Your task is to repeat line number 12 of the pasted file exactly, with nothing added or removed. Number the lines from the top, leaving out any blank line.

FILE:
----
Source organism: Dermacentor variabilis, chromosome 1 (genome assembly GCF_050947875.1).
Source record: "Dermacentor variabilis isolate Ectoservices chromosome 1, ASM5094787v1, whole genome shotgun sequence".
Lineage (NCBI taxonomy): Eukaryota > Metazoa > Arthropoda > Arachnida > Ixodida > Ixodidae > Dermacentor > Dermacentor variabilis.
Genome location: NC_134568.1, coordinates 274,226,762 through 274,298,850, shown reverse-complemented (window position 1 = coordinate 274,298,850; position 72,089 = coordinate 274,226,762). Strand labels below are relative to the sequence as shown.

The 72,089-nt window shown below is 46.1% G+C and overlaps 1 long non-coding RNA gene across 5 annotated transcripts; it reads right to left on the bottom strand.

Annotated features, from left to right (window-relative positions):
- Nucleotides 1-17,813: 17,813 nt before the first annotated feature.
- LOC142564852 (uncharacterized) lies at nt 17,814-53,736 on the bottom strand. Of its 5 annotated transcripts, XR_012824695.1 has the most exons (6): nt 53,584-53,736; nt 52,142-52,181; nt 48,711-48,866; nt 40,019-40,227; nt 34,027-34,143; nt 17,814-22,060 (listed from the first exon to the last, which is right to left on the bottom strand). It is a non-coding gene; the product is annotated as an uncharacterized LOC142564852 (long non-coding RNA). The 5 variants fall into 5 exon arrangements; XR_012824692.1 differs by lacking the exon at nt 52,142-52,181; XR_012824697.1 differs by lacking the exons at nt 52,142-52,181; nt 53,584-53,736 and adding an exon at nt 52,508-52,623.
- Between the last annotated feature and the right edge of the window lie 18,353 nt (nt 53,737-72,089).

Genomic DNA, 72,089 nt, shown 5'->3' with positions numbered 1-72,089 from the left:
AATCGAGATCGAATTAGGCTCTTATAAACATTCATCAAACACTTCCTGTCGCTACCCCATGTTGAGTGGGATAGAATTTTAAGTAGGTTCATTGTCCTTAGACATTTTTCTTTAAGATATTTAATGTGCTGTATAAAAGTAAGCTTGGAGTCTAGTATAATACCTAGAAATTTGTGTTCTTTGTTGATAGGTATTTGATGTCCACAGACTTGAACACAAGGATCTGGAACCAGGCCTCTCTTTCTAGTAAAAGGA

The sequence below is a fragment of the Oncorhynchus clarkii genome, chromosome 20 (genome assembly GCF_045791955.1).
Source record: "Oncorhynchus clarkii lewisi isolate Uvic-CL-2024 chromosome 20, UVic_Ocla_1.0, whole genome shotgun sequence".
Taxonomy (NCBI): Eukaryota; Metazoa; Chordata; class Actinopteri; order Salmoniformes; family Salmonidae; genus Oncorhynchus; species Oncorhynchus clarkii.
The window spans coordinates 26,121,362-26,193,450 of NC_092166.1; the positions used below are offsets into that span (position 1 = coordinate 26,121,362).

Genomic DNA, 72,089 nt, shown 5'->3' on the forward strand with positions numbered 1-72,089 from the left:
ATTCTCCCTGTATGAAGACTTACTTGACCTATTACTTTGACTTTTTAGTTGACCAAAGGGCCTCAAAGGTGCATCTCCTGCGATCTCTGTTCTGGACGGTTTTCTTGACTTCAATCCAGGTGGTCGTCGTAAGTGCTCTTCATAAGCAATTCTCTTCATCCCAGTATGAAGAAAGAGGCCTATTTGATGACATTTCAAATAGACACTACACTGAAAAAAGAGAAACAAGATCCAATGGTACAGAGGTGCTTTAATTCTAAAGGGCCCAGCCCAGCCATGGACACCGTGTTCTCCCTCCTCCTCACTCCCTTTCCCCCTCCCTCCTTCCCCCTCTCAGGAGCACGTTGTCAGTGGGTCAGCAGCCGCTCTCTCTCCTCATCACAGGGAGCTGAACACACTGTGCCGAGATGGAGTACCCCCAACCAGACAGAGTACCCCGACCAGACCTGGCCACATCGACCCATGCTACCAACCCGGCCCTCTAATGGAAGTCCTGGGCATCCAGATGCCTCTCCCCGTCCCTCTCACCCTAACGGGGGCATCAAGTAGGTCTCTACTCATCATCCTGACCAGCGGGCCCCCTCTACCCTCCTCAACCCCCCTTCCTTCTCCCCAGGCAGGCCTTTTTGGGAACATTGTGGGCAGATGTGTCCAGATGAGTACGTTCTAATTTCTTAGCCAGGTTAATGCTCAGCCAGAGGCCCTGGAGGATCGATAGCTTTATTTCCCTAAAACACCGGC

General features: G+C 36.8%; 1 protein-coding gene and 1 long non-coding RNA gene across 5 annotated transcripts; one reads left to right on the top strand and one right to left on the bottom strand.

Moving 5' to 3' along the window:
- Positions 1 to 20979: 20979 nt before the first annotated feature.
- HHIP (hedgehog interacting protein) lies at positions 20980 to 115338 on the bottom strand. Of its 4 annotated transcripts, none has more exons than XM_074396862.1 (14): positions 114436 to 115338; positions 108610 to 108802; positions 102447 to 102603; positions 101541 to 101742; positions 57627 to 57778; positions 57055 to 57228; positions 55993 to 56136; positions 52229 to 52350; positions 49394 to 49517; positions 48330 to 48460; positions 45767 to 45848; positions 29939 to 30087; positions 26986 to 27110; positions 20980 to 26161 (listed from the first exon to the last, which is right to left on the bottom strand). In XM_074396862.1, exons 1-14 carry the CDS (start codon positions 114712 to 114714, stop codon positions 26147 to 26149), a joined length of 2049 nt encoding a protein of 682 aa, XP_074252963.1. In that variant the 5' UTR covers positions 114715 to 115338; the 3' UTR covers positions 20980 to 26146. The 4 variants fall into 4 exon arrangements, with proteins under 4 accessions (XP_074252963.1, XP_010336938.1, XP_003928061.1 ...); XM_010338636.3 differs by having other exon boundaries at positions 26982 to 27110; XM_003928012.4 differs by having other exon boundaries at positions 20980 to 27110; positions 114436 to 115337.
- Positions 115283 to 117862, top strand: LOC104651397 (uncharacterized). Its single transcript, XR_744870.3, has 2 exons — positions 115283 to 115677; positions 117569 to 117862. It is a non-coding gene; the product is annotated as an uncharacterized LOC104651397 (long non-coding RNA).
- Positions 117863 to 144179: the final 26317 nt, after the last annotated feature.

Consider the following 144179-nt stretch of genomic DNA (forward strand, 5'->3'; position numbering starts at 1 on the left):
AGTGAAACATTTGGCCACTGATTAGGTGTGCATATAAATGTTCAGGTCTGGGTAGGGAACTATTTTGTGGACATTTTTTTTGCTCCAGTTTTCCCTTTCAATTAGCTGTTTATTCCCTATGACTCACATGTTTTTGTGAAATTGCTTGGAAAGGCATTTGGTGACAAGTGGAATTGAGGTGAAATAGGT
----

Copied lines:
The sequence below is a fragment of the Oncorhynchus clarkii genome, chromosome 20 (genome assembly GCF_045791955.1).